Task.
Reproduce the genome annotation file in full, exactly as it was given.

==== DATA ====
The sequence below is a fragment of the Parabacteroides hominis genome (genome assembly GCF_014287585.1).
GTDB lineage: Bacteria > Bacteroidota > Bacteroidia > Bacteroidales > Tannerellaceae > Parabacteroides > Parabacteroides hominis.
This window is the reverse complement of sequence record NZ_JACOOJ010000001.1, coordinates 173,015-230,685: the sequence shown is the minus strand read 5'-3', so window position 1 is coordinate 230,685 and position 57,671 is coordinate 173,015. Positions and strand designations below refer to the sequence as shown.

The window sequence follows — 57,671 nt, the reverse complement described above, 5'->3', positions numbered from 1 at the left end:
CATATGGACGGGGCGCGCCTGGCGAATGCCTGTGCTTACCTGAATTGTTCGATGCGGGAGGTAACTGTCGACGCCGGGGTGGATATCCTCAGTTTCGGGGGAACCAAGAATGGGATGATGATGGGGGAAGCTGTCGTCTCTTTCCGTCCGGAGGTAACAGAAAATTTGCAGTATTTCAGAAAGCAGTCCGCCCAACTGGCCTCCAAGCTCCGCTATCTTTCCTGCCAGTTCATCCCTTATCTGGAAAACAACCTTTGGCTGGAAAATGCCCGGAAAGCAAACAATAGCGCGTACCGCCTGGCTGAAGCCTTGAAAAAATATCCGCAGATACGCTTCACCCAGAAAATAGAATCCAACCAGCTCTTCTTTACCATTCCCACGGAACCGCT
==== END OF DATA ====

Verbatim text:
The sequence below is a fragment of the Parabacteroides hominis genome (genome assembly GCF_014287585.1).
GTDB lineage: Bacteria > Bacteroidota > Bacteroidia > Bacteroidales > Tannerellaceae > Parabacteroides > Parabacteroides hominis.
This window is the reverse complement of sequence record NZ_JACOOJ010000001.1, coordinates 173,015-230,685: the sequence shown is the minus strand read 5'-3', so window position 1 is coordinate 230,685 and position 57,671 is coordinate 173,015. Positions and strand designations below refer to the sequence as shown.

The window sequence follows — 57,671 nt, the reverse complement described above, 5'->3', positions numbered from 1 at the left end:
CATATGGACGGGGCGCGCCTGGCGAATGCCTGTGCTTACCTGAATTGTTCGATGCGGGAGGTAACTGTCGACGCCGGGGTGGATATCCTCAGTTTCGGGGGAACCAAGAATGGGATGATGATGGGGGAAGCTGTCGTCTCTTTCCGTCCGGAGGTAACAGAAAATTTGCAGTATTTCAGAAAGCAGTCCGCCCAACTGGCCTCCAAGCTCCGCTATCTTTCCTGCCAGTTCATCCCTTATCTGGAAAACAACCTTTGGCTGGAAAATGCCCGGAAAGCAAACAATAGCGCGTACCGCCTGGCTGAAGCCTTGAAAAAATATCCGCAGATACGCTTCACCCAGAAAATAGAATCCAACCAGCTCTTCTTTACCATTCCCACGGAACCGCT